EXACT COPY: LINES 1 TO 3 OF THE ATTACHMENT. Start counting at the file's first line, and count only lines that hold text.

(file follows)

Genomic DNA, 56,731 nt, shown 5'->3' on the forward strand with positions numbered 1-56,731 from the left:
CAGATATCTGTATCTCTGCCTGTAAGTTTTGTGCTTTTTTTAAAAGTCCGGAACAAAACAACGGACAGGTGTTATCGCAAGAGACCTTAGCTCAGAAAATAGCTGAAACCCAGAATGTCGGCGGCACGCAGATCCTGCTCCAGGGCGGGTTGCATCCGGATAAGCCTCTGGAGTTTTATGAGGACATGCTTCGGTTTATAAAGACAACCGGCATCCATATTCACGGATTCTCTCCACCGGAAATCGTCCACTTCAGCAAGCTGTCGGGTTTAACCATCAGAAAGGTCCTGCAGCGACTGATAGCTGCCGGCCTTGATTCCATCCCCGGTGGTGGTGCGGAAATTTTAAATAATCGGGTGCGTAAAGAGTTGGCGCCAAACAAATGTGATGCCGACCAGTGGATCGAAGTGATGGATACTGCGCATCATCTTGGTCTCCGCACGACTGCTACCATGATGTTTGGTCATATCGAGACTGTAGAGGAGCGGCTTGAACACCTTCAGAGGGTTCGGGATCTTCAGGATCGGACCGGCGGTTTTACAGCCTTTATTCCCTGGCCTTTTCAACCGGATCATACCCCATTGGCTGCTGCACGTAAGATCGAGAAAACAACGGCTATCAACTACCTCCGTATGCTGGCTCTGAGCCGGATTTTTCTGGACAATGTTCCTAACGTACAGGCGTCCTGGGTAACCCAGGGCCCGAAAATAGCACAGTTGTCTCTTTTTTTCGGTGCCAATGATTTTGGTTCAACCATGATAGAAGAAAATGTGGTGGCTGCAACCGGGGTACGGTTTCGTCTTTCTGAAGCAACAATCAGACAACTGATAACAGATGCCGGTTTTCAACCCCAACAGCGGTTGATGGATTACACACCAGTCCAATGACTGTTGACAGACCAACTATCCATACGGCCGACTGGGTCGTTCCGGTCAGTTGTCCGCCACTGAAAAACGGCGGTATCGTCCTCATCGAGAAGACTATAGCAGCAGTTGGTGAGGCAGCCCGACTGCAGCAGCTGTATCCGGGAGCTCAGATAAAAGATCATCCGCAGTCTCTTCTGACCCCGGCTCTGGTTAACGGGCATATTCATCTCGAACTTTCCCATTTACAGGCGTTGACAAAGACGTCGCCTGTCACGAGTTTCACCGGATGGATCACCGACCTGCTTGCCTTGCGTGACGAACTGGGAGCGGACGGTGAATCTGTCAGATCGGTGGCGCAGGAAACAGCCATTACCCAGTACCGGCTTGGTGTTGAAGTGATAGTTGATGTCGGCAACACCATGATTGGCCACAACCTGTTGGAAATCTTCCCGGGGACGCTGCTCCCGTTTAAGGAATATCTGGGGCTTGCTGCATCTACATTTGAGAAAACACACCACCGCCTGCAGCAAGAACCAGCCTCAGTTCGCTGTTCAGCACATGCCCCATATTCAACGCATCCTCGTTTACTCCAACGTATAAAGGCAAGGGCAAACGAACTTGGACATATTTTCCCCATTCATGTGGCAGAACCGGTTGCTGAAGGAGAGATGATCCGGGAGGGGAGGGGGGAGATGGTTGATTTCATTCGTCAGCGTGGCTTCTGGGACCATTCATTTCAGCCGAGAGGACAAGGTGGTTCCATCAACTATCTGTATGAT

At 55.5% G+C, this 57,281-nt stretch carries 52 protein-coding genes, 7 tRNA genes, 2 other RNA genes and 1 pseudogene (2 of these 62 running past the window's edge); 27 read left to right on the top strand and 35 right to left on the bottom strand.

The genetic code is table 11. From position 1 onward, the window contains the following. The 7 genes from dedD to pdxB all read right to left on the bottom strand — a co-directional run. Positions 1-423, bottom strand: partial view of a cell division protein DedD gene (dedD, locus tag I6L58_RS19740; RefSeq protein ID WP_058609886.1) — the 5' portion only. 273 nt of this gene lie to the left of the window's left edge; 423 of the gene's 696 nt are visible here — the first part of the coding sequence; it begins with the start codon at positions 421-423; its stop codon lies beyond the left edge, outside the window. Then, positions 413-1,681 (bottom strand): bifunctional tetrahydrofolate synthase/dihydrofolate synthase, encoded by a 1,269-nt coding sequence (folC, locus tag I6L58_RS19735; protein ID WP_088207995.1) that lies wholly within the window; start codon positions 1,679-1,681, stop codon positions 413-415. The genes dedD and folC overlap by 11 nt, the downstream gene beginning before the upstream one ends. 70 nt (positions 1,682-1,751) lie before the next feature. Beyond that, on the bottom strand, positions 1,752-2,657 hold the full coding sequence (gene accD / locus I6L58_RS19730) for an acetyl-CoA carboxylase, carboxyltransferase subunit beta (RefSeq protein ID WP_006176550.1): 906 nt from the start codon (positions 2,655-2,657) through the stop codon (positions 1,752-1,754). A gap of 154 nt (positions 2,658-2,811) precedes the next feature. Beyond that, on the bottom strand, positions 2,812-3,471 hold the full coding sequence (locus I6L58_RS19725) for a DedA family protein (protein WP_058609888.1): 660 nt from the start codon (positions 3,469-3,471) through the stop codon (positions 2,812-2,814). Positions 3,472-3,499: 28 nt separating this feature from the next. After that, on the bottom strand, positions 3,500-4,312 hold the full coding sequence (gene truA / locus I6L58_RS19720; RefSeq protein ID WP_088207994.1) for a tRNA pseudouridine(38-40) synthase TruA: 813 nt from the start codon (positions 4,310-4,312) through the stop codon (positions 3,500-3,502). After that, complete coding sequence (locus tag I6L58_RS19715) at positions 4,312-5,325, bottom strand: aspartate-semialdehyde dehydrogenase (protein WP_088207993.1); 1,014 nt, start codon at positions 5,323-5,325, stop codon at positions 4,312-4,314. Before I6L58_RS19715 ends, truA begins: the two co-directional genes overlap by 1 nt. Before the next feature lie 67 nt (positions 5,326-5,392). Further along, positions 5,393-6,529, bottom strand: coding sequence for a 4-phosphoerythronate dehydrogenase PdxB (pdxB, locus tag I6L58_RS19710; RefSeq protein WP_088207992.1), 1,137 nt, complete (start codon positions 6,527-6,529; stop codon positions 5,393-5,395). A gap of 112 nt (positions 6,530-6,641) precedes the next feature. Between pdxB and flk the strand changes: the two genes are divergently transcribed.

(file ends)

Genomic DNA, 56,731 nt, shown 5'->3' on the forward strand with positions numbered 1-56,731 from the left:
CAGATATCTGTATCTCTGCCTGTAAGTTTTGTGCTTTTTTTAAAAGTCCGGAACAAAACAACGGACAGGTGTTATCGCAAGAGACCTTAGCTCAGAAAATAGCTGAAACCCAGAATGTCGGCGGCACGCAGATCCTGCTCCAGGGCGGGTTGCATCCGGATAAGCCTCTGGAGTTTTATGAGGACATGCTTCGGTTTATAAAGACAACCGGCATCCATATTCACGGATTCTCTCCACCGGAAATCGTCCACTTCAGCAAGCTGTCGGGTTTAACCATCAGAAAGGTCCTGCAGCGACTGATAGCTGCCGGCCTTGATTCCATCCCCGGTGGTGGTGCGGAAATTTTAAATAATCGGGTGCGTAAAGAGTTGGCGCCAAACAAATGTGATGCCGACCAGTGGATCGAAGTGATGGATACTGCGCATCATCTTGGTCTCCGCACGACTGCTACCATGATGTTTGGTCATATCGAGACTGTAGAGGAGCGGCTTGAACACCTTCAGAGGGTTCGGGATCTTCAGGATCGGACCGGCGGTTTTACAGCCTTTATTCCCTGGCCTTTTCAACCGGATCATACCCCATTGGCTGCTGCACGTAAGATCGAGAAAACAACGGCTATCAACTACCTCCGTATGCTGGCTCTGAGCCGGATTTTTCTGGACAATGTTCCTAACGTACAGGCGTCCTGGGTAACCCAGGGCCCGAAAATAGCACAGTTGTCTCTTTTTTTCGGTGCCAATGATTTTGGTTCAACCATGATAGAAGAAAATGTGGTGGCTGCAACCGGGGTACGGTTTCGTCTTTCTGAAGCAACAATCAGACAACTGATAACAGATGCCGGTTTTCAACCCCAACAGCGGTTGATGGATTACACACCAGTCCAATGACTGTTGACAGACCAACTATCCATACGGCCGACTGGGTCGTTCCGGTCAGTTGTCCGCCACTGAAAAACGGCGGTATCGTCCTCATCGAGAAGACTATAGCAGCAGTTGGTGAGGCAGCCCGACTGCAGCAGCTGTATCCGGGAGCTCAGATAAAAGATCATCCGCAGTCTCTTCTGACCCCGGCTCTGGTTAACGGGCATATTCATCTCGAACTTTCCCATTTACAGGCGTTGACAAAGACGTCGCCTGTCACGAGTTTCACCGGATGGATCACCGACCTGCTTGCCTTGCGTGACGAACTGGGAGCGGACGGTGAATCTGTCAGATCGGTGGCGCAGGAAACAGCCATTACCCAGTACCGGCTTGGTGTTGAAGTGATAGTTGATGTCGGCAACACCATGATTGGCCACAACCTGTTGGAAATCTTCCCGGGGACGCTGCTCCCGTTTAAGGAATATCTGGGGCTTGCTGCATCTACATTTGAGAAAACACACCACCGCCTGCAGCAAGAACCAGCCTCAGTTCGCTGTTCAGCACATGCCCCATATTCAACGCATCCTCGTTTACTCCAACGTATAAAGGCAAGGGCAAACGAACTTGGACATATTTTCCCCATTCATGTGGCAGAACCGGTTGCTGAAGGAGAGATGATCCGGGAGGGGAGGGGGGAGATGGTTGATTTCATTCGTCAGCGTGGCTTCTGGGACCATTCATTTCAGCCGAGAGGACAAGGTGGTTCCATCAACTATCTGTATGAT

At 55.5% G+C, this 57,281-nt stretch carries 52 protein-coding genes, 7 tRNA genes, 2 other RNA genes and 1 pseudogene (2 of these 62 running past the window's edge); 27 read left to right on the top strand and 35 right to left on the bottom strand.